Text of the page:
Monday, August 31, 2009

Bock me in the Double

Up today is Sprecher's Premium Double Bock. A beer given to me by a friend of mine to try to inspire better beers out of me. Thanks.

In their infinite wisdom, Sprecher produces 16 ounce bottles. Sure they are twist offs, but I'm willing to overlook it in favour of the full pint of goodness. From the pour, it is as expected, with a light brown head, but the carbonation seems to be artificial. I thought perhaps I had poured too cold, but the impression persisted as it warmed up.

On the nose, sweetness and alcohol are noticed. A quick swirl and there is a hint of bread from the Munich malt. Caramel and Vienna malts mix in the dance of sweetness. On the tip of the tongue is the malty sweetness expected from a bock. There is the slightest hint of hops. Mid tongue, the subtle balance of the hops and the malts dance around. This is a drink to be savored and enjoyed. The finish is clean with the flavor of the Saaz coming forward. There is just enough hop presence left on the palette to make the drinker want more.

A very nice bock indeed.

Sunday, August 30, 2009

Das Bier ist alt

In December 1996 I was able to visit my parents in Germany. I was just into my quest for beer knowledge and did not fully realize the questions I should have been asking. One night in a restaurant, I ordered an Altbier. What came was a small glass containing a dark liquid. It was much sweeter than I anticipated and contained an unusual taste. If I did track down this style, I have long forgotten. Skip forward 13 years. A friend gave me a 12 pack sampler from New Glarus and inside was an Alt. I've been looking forward to review ever since.

The pour is what to be expected for the style: a dark caramel with a white head. The color is what I remember. On the nose, there is sweetness and vanilla. There are hints of crystal malt as well. On the tongue, the sweetness of the style is noticeable. Underneath the sweetness, there are hints of hops, but it is not too strong. Mid mouth it is still sweet and the Hallertau hops are a little noticeable. The finish continues the same theme of sweetness and some hop presence.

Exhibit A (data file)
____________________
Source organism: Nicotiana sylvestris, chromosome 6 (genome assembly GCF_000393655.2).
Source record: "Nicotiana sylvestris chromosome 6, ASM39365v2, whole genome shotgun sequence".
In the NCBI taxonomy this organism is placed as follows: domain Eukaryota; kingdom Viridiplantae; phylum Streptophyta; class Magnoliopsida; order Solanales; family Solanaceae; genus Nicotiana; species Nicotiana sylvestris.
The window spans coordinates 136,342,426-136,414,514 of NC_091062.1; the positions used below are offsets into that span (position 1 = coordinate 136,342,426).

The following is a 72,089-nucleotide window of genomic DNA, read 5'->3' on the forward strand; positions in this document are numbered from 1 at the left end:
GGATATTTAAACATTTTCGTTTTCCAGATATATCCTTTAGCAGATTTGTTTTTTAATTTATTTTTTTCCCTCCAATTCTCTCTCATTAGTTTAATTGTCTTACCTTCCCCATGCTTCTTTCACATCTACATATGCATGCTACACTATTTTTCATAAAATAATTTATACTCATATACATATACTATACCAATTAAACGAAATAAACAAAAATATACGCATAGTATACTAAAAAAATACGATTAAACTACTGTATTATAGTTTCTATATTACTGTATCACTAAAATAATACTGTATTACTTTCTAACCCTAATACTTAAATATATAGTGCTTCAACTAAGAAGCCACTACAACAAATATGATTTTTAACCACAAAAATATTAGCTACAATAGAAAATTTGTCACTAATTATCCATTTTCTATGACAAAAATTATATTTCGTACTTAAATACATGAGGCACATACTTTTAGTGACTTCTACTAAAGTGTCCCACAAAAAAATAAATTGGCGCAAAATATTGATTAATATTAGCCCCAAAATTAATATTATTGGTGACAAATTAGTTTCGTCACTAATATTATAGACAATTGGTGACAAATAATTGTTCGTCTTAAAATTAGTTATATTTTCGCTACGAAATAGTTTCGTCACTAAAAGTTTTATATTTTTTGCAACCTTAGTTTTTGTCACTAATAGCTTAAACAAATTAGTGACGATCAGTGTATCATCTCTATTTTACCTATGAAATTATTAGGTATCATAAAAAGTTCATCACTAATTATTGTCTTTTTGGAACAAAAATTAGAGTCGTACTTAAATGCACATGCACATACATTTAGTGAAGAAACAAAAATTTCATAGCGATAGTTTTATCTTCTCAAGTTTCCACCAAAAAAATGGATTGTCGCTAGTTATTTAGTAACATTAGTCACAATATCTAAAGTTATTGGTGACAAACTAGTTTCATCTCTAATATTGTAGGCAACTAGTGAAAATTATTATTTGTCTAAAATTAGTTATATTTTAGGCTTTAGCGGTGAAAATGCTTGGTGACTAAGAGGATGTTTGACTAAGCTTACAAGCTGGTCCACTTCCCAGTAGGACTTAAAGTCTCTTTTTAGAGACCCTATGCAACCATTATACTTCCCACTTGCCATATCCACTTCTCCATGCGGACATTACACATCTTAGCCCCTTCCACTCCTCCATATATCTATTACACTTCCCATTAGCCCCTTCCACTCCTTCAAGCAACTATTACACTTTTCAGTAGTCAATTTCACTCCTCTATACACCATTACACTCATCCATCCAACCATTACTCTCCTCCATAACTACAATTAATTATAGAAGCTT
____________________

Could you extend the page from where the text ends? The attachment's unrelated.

This is a style I need to investigate more. The style in an interesting mix of ale and lager brewing techniques. Top-fermenting yeast is used, but there is secondary lagering of the beer, just at the warmer ale temperatures. There is also very little presence of esters. Like an ale, the New Glarus Alt gets more flavorful as it gets warmer. Very nice.

I do like the New Glarus take on the Altbier. Too bad this is in their "we no longer make it" pile. I will need to visit my favorite old school recipe site Cats Meow 3 for ideas. I do need to make one of these.

Saturday, August 29, 2009

Checking the black ale

Since it was in the secondary for so long, I thought I'd get a reality check on the Kiss of Winter Black Ale. I chilled a bottle for 3 hours in the fridge.

The pour is thick and the aroma is of the Belgian malts. The head is a nice medium brown and somewhat creamy. On the nose are the malts and some hints of pine from the Ahtanum hops. On the tongue there is some sweetness from the Crystal malt and bitterness from the Warrior. The hop flavor is a bit weak. Some reviews of Ahtanum I read stated this and it seems 1oz was not enough. The finish gives some bitterness from the malt (not much, I did use debittered) and bitterness from the Warrior. For a 50 IBU beer, it does not seem as bitter given to the balancing of the crystal.

Possible changes:
  • 3 total ounces of Ahtanum with 1 ounce put in the boil at 20, 10 and 2 minutes to go.
  • Replace Ahtanum with Centennial
  • Dry hop with Centennial in the secondary
  • An ounce of Cluster added at 12 minutes to go
  • lower black malt to 1.5 lbs
  • use 40L Crystal instead of 80L
I'll check this one again in a week and see where it is. It is very nice now, just needs some tweaking to remove any hint of malt bitterness and kick up the hops a bit.

Friday, August 28, 2009

Two brothers and a guy named Christian

Tonight at Jungle Jim's, Christian from Two Brothers Brewing was in town to let us taste the brews and give tales behind each (much of which I cannot quote). They are a growing brewery in the Chicago area and have a good line of well balanced beers. There's nothing really over the top here, just good, honest beer with loads of character and flavor.

This evening's tasting was a bit of an oddity. The turn out was light and it started a bit late, yet it was done early. Normally we then talk in the store until they are shooing us out and then talk some more in the parking lot. But tonight, we were all done and gone by 10, even after I gave some of my homebrew out. Some are blaming it on our missing comrades, but who knows. Even speculation, on to the beers.